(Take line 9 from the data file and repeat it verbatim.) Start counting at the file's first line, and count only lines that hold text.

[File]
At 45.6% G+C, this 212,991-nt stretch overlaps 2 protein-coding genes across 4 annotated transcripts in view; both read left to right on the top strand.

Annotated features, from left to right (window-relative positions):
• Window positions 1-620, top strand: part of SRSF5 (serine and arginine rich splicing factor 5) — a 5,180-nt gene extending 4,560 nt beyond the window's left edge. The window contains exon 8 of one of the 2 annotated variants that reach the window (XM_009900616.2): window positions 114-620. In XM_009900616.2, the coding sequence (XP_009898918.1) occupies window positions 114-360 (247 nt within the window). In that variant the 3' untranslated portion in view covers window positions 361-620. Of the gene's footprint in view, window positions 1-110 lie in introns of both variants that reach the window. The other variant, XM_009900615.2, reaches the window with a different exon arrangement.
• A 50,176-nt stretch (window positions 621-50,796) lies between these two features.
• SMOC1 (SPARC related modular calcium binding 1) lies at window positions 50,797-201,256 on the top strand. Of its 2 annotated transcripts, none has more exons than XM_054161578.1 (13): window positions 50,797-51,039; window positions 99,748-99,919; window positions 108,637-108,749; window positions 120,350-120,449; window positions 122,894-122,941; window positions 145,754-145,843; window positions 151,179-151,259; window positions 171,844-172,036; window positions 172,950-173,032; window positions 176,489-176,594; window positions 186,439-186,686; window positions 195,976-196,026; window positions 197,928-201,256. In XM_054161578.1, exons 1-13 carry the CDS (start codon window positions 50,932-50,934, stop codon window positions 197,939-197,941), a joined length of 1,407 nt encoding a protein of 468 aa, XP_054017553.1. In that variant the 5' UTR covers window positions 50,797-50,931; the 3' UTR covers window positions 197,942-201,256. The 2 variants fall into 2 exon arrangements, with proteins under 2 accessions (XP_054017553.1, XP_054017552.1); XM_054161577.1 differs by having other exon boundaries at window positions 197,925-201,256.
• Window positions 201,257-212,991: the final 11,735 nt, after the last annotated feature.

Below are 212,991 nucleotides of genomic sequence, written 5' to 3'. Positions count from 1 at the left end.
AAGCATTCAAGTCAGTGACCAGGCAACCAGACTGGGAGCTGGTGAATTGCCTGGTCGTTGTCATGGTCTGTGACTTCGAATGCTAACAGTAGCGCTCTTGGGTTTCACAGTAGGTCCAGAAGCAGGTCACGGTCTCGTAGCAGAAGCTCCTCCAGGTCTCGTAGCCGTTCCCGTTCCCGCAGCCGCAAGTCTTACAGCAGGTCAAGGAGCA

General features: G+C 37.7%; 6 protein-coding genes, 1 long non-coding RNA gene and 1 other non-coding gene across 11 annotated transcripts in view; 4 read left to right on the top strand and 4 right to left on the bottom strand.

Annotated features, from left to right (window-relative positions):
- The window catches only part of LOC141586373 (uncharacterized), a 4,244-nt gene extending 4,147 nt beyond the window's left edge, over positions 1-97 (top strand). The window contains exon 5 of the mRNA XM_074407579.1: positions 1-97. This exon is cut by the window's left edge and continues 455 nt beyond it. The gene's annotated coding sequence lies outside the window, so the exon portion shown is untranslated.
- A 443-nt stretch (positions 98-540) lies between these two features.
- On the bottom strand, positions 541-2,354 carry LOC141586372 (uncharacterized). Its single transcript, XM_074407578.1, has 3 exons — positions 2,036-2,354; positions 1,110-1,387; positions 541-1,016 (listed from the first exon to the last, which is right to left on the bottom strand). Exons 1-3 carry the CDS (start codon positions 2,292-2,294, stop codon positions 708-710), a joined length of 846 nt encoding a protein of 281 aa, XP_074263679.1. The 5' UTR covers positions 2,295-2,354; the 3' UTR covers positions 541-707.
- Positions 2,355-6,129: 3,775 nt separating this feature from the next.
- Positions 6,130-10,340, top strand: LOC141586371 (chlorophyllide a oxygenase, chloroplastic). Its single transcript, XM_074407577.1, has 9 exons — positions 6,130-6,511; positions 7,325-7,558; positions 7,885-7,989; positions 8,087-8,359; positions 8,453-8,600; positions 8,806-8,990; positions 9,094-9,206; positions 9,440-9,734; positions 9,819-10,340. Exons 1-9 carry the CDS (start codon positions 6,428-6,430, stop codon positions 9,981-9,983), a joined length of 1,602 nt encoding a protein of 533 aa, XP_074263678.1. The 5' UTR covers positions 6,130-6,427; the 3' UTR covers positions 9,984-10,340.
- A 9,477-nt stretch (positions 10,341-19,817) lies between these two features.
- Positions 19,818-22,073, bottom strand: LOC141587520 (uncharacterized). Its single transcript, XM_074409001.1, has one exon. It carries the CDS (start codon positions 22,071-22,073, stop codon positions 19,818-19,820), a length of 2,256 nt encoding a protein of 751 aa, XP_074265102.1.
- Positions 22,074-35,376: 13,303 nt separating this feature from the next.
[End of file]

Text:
General features: G+C 37.7%; 6 protein-coding genes, 1 long non-coding RNA gene and 1 other non-coding gene across 11 annotated transcripts in view; 4 read left to right on the top strand and 4 right to left on the bottom strand.